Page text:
PROJECTS

Choreographic Objects: traces and artifacts of physical intelligence

Principle and Co-Investigators:

James Leach (Principle Investigator and Award Holder)
Department of Anthropology, School of Social Science, University of Aberdeen

Sarah Whatley (Co-Investigator)
ceMAP, Coventry University

Scott deLahunta (Research Fellow)
ARTI, Amasterdam School for the Arts, NL

Project Partners:

Art Research, Theory and Innovation group, Amsterdam School for the Arts, NL
Wayne McGregor | Random Dance
Intel, People and Practices Research

Choreographic objects: traces and artefacts of physical intelligence is the title and focus of a series of three workshops centring on the output of four research teams working in collaboration with the choreographers William Forsythe, Siobhan Davies, Wayne McGregor and Emio Greco PC. These teams work to bring choreographic ideas and processes into newly productive exchanges with both general audiences and other specialist knowledge areas. The variety of resources they are creating to mediate this exchange constitute the choreographic objects that the workshops will focus on and include interactive scores and installations, choreographic software agents and digital dance archives.

The three workshops will bring these choreographic initiatives together in the same investigative context for the first time to engage theories of knowledge production and knowledge transfer with established social science researchers James Leach, Tim Ingold and Matt Ratto. Drawing on their expertise in how knowledge comes to be embodied in transactable forms (objects) and how these objects participate in the creation of further cultural value, Leach, Ingold and Ratto will work with dance researchers Sarah Whatley and Scott deLahunta in a close dialogue with the choreographers and/ or members of their research teams with the aim of both understanding and adding to the choreographers’ research processes.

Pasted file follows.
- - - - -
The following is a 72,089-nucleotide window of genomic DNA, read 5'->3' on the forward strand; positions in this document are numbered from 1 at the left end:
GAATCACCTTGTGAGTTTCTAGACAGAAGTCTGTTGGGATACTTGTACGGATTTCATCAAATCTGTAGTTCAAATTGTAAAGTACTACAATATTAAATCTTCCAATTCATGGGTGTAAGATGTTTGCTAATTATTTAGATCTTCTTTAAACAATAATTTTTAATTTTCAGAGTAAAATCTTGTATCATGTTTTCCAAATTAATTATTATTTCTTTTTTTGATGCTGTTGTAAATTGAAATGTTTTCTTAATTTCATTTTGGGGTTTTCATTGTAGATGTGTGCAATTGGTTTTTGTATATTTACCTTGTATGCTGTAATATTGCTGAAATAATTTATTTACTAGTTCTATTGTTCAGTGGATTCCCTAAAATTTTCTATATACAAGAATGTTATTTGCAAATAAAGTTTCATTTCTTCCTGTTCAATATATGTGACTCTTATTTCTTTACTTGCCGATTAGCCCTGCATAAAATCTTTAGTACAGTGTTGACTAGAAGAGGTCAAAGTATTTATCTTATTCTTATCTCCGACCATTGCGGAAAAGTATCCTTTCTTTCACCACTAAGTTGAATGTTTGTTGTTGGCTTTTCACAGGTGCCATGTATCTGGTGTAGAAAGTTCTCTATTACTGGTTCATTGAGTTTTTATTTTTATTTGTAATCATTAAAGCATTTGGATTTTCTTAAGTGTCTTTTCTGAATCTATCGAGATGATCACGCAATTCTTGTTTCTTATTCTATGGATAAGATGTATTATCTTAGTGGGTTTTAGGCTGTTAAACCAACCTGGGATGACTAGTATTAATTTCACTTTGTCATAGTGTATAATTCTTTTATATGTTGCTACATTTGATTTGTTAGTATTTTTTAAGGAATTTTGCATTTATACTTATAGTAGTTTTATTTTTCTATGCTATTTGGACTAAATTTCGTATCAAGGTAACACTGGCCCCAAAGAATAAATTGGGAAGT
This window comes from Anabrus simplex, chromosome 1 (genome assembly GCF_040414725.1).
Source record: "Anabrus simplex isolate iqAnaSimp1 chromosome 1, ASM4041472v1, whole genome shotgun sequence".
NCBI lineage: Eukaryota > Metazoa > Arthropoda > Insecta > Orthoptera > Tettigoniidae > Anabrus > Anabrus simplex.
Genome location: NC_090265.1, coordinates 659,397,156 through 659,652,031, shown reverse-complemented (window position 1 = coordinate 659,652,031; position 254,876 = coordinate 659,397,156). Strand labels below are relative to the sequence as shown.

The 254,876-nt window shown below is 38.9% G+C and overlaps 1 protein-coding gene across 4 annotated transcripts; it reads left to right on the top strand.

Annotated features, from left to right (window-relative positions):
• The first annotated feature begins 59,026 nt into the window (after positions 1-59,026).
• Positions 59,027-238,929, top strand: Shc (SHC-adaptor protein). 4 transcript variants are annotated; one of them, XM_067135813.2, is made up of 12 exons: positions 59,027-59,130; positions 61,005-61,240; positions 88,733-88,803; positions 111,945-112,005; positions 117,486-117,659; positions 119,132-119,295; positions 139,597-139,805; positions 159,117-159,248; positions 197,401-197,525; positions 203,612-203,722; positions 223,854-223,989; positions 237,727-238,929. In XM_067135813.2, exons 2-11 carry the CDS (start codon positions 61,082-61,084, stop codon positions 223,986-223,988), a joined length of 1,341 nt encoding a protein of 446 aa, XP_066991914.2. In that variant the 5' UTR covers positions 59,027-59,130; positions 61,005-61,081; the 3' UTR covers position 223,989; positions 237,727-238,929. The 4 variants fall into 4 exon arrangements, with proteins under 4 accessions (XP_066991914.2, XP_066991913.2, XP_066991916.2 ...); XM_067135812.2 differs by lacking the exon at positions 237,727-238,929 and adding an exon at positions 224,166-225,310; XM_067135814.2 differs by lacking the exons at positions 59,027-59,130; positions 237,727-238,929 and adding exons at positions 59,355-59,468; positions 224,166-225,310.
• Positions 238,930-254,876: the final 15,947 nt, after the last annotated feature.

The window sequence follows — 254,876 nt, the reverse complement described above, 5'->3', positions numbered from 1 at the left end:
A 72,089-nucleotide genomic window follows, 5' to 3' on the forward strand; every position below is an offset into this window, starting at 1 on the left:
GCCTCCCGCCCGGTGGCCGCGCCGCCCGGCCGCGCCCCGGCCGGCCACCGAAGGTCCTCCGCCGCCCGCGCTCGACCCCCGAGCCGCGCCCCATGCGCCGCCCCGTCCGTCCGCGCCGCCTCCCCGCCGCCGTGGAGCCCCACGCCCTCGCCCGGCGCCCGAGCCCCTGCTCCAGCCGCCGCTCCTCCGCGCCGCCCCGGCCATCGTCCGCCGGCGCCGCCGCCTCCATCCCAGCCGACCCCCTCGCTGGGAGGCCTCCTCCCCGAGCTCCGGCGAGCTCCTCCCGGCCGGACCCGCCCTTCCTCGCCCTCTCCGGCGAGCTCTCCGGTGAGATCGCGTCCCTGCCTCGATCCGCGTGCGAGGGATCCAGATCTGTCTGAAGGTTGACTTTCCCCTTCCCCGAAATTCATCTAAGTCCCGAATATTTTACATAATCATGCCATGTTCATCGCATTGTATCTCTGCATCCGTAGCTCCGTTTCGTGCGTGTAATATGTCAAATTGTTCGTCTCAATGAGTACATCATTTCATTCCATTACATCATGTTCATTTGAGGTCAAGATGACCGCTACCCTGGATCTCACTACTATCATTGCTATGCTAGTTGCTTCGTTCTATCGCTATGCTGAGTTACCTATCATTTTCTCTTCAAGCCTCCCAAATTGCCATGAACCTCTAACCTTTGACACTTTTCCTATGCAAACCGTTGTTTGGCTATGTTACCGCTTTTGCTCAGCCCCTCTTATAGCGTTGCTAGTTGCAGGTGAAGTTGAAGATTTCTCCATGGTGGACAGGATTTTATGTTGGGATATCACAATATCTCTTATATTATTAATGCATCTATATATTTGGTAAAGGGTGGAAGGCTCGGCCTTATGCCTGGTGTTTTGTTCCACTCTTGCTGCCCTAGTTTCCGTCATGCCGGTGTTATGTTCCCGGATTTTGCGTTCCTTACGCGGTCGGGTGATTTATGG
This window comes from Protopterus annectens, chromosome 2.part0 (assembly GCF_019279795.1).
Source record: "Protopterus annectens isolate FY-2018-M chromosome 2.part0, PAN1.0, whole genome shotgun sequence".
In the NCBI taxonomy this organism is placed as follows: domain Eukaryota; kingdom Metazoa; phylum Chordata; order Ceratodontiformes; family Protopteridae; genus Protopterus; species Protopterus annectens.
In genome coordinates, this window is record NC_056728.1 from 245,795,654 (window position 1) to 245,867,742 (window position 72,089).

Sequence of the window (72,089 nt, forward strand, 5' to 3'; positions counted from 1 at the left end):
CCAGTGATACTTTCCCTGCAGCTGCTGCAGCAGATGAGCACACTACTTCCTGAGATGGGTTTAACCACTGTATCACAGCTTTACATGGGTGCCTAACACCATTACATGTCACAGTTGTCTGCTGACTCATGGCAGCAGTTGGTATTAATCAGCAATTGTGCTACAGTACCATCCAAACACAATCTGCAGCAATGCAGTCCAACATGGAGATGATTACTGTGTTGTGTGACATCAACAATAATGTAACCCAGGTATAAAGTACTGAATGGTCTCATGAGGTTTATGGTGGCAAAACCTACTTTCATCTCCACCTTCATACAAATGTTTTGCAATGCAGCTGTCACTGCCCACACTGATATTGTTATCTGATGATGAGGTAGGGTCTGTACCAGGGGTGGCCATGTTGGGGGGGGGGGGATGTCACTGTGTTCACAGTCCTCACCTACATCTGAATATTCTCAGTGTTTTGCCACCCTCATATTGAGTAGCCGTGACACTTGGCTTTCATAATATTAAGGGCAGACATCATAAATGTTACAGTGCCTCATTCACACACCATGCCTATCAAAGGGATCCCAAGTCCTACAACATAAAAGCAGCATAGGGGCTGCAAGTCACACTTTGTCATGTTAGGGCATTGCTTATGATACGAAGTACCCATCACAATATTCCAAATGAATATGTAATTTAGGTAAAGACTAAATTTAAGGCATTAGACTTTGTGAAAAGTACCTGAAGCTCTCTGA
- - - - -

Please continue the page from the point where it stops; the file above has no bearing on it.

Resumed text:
The workshops fit the Beyond Text themes of Making and Unmaking and Mediations as the research involves the documentation, analysis and representation of various aspects of dance making through emphasizing emerging, non-textual forms of notation, scoring and description. The ideas emerging from the first two workshops, on making and dissemination, will be brought into play in the third workshop on the constitution of future choreographic objects. The workshops thus have a forward-looking orientation, laying the foundations for longer-term collaborative research and object-making in various media.

Prototype process image from Siobhan Davies Digital Dance Archive projectScreenshot of documentary interactive DVD from the Capturing Intention project of Emio Greco|PC

Arts & Humanities Research Council: Each year the AHRC provides approximately £100 million from the Government to support research and postgraduate study in the arts and humanities, from archaeology and English literature to design and dance. In any one year, the AHRC makes approximately 700 research awards and around 1,000 postgraduate awards. Awards are made after a rigorous peer review process, to ensure that only applications of the highest quality are funded. Arts and humanities researchers constitute nearly a quarter of all research-active staff in the higher education sector. The quality and range of research supported by this investment of public funds not only provides social and cultural benefits but also contributes to the economic success of the UK. See Arts & Humanities Research Council website.